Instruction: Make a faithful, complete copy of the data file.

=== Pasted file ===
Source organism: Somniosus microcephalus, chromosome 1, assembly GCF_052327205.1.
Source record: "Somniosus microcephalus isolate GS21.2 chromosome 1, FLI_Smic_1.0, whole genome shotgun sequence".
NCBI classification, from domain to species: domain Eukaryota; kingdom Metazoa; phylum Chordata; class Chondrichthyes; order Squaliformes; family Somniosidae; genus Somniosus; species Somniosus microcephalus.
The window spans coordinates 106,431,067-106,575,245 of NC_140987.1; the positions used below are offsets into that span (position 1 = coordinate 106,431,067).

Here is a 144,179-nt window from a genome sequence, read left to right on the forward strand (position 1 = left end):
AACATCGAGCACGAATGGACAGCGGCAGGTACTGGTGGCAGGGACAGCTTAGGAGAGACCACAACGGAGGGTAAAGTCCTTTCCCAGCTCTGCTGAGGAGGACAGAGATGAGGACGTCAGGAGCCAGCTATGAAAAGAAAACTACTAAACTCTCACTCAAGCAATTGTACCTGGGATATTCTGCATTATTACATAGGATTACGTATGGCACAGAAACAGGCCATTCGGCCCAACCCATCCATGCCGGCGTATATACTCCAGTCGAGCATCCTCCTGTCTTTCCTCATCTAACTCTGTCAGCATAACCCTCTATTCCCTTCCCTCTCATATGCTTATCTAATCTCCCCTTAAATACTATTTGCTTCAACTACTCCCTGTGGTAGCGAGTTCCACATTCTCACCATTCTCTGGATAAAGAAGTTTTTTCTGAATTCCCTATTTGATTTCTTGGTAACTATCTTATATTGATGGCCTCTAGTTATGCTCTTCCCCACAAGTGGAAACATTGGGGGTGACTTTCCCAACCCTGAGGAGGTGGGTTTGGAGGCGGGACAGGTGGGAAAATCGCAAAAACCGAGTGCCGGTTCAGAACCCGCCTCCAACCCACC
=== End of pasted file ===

Source organism: Somniosus microcephalus, chromosome 1, assembly GCF_052327205.1.
Source record: "Somniosus microcephalus isolate GS21.2 chromosome 1, FLI_Smic_1.0, whole genome shotgun sequence".
NCBI classification, from domain to species: domain Eukaryota; kingdom Metazoa; phylum Chordata; class Chondrichthyes; order Squaliformes; family Somniosidae; genus Somniosus; species Somniosus microcephalus.
The window spans coordinates 106,431,067-106,575,245 of NC_140987.1; the positions used below are offsets into that span (position 1 = coordinate 106,431,067).

Here is a 144,179-nt window from a genome sequence, read left to right on the forward strand (position 1 = left end):
AACATCGAGCACGAATGGACAGCGGCAGGTACTGGTGGCAGGGACAGCTTAGGAGAGACCACAACGGAGGGTAAAGTCCTTTCCCAGCTCTGCTGAGGAGGACAGAGATGAGGACGTCAGGAGCCAGCTATGAAAAGAAAACTACTAAACTCTCACTCAAGCAATTGTACCTGGGATATTCTGCATTATTACATAGGATTACGTATGGCACAGAAACAGGCCATTCGGCCCAACCCATCCATGCCGGCGTATATACTCCAGTCGAGCATCCTCCTGTCTTTCCTCATCTAACTCTGTCAGCATAACCCTCTATTCCCTTCCCTCTCATATGCTTATCTAATCTCCCCTTAAATACTATTTGCTTCAACTACTCCCTGTGGTAGCGAGTTCCACATTCTCACCATTCTCTGGATAAAGAAGTTTTTTCTGAATTCCCTATTTGATTTCTTGGTAACTATCTTATATTGATGGCCTCTAGTTATGCTCTTCCCCACAAGTGGAAACATTGGGGGTGACTTTCCCAACCCTGAGGAGGTGGGTTTGGAGGCGGGACAGGTGGGAAAATCGCAAAAACCGAGTGCCGGTTCAGAACCCGCCTCCAACCCACC